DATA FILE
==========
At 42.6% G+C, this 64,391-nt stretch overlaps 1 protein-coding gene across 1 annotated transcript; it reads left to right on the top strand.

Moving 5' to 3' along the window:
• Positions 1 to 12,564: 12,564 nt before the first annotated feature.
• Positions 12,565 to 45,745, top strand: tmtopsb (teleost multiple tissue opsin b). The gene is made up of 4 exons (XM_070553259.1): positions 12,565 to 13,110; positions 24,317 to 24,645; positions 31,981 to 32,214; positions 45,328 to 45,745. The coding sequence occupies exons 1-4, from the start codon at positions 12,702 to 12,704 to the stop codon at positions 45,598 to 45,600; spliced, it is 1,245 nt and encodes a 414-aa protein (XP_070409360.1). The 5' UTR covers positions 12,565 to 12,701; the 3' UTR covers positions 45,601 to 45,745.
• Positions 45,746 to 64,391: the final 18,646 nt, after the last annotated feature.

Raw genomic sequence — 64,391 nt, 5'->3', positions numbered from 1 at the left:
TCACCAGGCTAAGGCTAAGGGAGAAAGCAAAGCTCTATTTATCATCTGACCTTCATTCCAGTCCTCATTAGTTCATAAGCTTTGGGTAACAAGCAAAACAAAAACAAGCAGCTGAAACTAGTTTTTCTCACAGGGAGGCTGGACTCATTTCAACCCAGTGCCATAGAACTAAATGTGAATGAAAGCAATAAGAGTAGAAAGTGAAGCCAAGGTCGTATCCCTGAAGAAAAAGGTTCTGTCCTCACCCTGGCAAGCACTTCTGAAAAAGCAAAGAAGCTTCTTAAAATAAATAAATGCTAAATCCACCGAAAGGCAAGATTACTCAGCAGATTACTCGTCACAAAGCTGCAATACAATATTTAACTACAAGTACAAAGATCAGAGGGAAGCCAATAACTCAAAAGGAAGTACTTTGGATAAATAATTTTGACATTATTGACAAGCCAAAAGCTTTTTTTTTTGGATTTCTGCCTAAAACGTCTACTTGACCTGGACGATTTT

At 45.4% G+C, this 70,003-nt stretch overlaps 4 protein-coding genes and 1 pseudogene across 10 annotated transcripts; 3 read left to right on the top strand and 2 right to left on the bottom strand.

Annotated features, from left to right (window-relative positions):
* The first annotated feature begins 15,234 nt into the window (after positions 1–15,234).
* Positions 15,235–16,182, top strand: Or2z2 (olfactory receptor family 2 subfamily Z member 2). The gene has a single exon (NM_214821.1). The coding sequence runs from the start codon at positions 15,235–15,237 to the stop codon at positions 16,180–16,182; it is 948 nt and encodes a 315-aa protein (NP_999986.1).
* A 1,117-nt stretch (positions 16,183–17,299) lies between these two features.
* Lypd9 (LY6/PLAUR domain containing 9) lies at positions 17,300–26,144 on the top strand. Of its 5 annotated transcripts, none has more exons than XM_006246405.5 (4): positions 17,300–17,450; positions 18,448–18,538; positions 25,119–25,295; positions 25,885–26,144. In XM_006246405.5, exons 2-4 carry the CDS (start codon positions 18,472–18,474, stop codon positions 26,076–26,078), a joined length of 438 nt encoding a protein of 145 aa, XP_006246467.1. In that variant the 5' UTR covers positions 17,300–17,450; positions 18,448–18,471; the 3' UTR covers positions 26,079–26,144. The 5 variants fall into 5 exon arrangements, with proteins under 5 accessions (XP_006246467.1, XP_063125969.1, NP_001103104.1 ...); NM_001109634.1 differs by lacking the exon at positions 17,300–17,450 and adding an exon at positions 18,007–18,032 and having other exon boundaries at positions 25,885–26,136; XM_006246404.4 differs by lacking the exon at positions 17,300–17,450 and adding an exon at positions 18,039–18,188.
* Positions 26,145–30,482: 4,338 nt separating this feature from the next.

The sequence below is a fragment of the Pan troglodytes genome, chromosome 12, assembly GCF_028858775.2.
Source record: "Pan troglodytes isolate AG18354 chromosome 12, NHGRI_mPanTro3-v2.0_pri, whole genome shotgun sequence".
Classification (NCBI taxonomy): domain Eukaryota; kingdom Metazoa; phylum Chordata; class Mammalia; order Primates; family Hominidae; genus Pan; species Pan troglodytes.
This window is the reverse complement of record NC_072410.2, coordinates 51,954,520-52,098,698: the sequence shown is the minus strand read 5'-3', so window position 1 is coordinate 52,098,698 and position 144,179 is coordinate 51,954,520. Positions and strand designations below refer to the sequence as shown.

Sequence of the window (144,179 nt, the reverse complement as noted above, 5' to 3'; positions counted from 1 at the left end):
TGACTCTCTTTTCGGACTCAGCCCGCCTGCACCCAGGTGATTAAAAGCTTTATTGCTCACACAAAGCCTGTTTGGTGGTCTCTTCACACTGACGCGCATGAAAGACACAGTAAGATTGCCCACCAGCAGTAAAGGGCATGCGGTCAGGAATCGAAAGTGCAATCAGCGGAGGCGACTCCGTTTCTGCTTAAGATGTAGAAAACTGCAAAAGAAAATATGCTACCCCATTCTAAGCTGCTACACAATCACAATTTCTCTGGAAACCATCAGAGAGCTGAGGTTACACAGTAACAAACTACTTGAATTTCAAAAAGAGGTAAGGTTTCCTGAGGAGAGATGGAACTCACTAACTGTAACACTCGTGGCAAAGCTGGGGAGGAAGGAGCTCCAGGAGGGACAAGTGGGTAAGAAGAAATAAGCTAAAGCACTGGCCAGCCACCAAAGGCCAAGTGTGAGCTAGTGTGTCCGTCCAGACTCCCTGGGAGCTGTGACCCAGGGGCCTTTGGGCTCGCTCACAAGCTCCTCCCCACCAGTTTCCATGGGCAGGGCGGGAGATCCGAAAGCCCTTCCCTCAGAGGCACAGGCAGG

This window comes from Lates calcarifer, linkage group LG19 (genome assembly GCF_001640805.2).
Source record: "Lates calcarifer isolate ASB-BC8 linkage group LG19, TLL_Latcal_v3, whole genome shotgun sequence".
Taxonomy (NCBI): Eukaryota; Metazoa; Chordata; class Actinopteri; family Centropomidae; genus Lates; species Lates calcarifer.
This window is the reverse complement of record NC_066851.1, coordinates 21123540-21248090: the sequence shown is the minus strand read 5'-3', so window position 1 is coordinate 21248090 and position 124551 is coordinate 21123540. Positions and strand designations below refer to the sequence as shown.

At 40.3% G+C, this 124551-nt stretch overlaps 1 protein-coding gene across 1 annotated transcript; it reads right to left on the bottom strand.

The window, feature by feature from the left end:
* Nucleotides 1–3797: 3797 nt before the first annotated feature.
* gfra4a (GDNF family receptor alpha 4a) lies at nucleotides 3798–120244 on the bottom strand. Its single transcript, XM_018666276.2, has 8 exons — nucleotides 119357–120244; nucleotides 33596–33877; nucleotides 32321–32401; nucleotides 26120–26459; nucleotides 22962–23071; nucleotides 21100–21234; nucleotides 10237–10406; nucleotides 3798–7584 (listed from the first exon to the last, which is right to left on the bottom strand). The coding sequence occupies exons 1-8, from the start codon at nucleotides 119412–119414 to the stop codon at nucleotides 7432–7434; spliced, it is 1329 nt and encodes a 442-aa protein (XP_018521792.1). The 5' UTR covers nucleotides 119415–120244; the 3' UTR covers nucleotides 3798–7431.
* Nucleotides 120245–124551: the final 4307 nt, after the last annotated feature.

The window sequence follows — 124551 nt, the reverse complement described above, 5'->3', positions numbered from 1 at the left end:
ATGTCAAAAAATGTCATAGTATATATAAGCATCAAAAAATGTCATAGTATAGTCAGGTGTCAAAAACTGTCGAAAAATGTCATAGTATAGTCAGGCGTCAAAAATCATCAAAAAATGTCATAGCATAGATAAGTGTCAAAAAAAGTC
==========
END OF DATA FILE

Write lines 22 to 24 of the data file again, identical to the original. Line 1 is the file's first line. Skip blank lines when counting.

Source record: "Lates calcarifer isolate ASB-BC8 linkage group LG19, TLL_Latcal_v3, whole genome shotgun sequence".
Taxonomy (NCBI): Eukaryota; Metazoa; Chordata; class Actinopteri; family Centropomidae; genus Lates; species Lates calcarifer.
This window is the reverse complement of record NC_066851.1, coordinates 21123540-21248090: the sequence shown is the minus strand read 5'-3', so window position 1 is coordinate 21248090 and position 124551 is coordinate 21123540. Positions and strand designations below refer to the sequence as shown.